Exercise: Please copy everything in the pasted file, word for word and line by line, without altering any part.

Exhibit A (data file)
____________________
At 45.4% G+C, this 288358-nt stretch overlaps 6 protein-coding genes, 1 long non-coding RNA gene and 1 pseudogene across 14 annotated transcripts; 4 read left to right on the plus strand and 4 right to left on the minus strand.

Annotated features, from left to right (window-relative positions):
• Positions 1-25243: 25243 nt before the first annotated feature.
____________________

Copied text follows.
At 45.4% G+C, this 288358-nt stretch overlaps 6 protein-coding genes, 1 long non-coding RNA gene and 1 pseudogene across 14 annotated transcripts; 4 read left to right on the plus strand and 4 right to left on the minus strand.

Annotated features, from left to right (window-relative positions):
• Positions 1-25243: 25243 nt before the first annotated feature.